I found this book to be enjoyable and inspiring, even if some parts of it were repeating points we’ve all seen in his TED talks. I’m looking forward to reading more from Ken Robinson, and even more so to seeing him speak tonight.



 “Through the discovery yesterday of the railway, the motor car and the aeroplane, the physical influence of each man, formerly restricted to a few miles, now extends to hundreds of leagues or more. Better still: thanks to the prodigious biological event represented  by the discovery of electro-magnetic waves, each individual finds himself henceforth (actively and passively) simultaneously present, over land and see, in every corner of the earth.” – Marshall McLuhan, The Gutenberg Galaxy (1962)

McLuhan foresaw the level of connectedness this discovery of electro-magnetic waves would bring, and he did it when television was still a relatively new media. He made the majority of his fascinating insights in the 1960’s, decades before any of us would use YouTube, Facebook, or Wikipedia; before the words download and upload; and before Google and tweet were verbs. Do his ideas still have relevance in the 21st century?

Gary Wolf of Wired magazine wrote a cover story about the man in 1996, in which he interviewed McLuhan’s ghost using the Internet (certainly an apt medium for an interview with the ghost of the media guru). Wolf only poses the fictional McLuhan two questions,which are well worth the quick read. Another (much longer!) read, and perhaps the best introduction to McLuhan and his ways of thinking, can be found in a Playboy interview from 1969. As further introductions, the Wikipedia entries for his two most well-known books, The Gutenberg Galaxy and Understanding Media, are certainly fine places to start.

Last week (July 21, 2011) marked what would have been Marshall McLuhan’s 100th birthday, and I’ve seen a number of articles in the past few days about the eccentric English professor from Edmonton. People debate his legacy, argue his importance, and write him off as a bumbling eccentric who cashed in on the naive and impressionable public of the 60’s, but the more we progress into the digital age, the more we hear the validity of his poetic words.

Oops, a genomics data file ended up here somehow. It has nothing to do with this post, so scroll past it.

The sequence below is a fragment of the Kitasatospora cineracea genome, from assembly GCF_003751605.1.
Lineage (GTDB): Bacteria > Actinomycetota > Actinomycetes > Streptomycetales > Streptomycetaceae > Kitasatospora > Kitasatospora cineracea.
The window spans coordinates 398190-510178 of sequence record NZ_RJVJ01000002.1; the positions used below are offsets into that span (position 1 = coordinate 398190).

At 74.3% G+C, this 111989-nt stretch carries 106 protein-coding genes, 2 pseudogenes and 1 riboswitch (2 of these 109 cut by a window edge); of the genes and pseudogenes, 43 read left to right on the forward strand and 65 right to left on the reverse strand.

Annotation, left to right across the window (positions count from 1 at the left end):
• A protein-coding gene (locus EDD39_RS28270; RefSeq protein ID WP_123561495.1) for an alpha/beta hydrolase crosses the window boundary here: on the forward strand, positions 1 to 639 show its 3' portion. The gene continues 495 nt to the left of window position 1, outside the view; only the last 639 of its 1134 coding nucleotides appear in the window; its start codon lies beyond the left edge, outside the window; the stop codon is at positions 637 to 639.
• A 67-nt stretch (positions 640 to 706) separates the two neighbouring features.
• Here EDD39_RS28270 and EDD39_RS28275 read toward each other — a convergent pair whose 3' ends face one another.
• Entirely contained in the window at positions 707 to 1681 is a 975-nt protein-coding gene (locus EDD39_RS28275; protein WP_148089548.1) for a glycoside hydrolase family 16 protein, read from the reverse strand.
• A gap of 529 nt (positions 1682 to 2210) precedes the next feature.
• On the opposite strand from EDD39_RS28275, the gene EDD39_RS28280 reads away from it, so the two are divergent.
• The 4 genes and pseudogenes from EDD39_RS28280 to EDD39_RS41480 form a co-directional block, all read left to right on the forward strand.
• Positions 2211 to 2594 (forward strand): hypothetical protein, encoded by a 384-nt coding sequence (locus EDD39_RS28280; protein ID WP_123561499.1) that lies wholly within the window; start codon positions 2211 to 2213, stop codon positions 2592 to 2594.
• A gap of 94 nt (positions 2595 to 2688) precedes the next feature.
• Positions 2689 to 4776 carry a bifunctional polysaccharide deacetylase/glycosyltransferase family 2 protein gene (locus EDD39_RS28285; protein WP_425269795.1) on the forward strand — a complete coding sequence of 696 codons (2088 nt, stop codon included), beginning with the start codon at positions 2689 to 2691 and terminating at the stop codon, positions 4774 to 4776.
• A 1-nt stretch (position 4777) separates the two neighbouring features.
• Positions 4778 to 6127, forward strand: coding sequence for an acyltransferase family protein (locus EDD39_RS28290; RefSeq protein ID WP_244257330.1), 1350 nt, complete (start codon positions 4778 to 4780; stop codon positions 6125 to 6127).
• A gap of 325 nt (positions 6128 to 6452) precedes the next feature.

“You know nothing of my work!” 

Who would be up to the task of writing a biography of McLuhan for the Extraordinary Canadians series? Fittingly, it was Vancouver’s Douglas Coupland. He has written a very engaging biography of the media theorist, entitled You Know Nothing Of My Work! (a line from McLuhan’s only movie appearance, in Woody Allen’s Annie Hall) which is equal parts biography of McLuhan and of the media landscape of the 20th and 21st centuries, filled with observations only Coupland could voice. (Which reminds me, I’m still upset that I wasn’t able to make it to the event a few months ago at the Waldorf, in which Coupland hosted a night of YouTube watching in honor of McLuhan.)

Why is McLuhan more important in the 21st century than he was in the 20th?

So far, in the 11 and a half years of this century, we’ve seen digital technologies such as computers, smartphones, and perhaps most importantly, the internet continue to grow and astonish us on a daily basis. The global village of the internet is more connected than ever before with the rise of social media. Social components are permeating every aspect of the online experience, from videogames and Facebook to Flickr and YouTube. Every site has a Share button, increasingly making the internet more  organic, crowdsourced by its network of users. The news has even become social, with every television station, newspaper (that’s an antiquated term if I’ve ever heard one), and sportscaster Tweeting nowadays.

The media of the internet has radically evolved to become much more social, and McLuhan was perhaps one of the first to see it coming. Of course McLuhan did not explicitly predict much, but that’s not to say he didn’t know what he was talking about. As Coupland points out, reading McLuhan “is a poetic or artistic experience – you get a sense of the future rather than a prescription or a prediction.” He was a man ahead of his time, and reading his books is a bit like stepping into a time machine with eyes pointed both forwards and backwards.

Some say McLuhan is the ultimate pessimist, while others contend it’s much more complicated than that. Here Coupland describes McLuhan’s view of humans as social creatures as hopeful or optimistic: “Call it religion or call it optimism, but hope, for Marshall, lay in the fact that humans are social creatures first, and that our ability to express intelligence and build civilizations stems from our inherent needs as individuals.”

The Global Village

In the 21st century, we express intelligence through the content we post online. Sure, there are sites dedicated to lolcats and plenty of pictures on Facebook of frat boys getting wasted, but there are also engaging thoughts being exchanged on Twitter, and beautiful art being displayed on Flickr. Eric Fischer has mapped this expression of digital intelligence, by expressing geotagged Twitter posts with blue dots and Flickr photos with red dots. If the area contains both, the dot is white.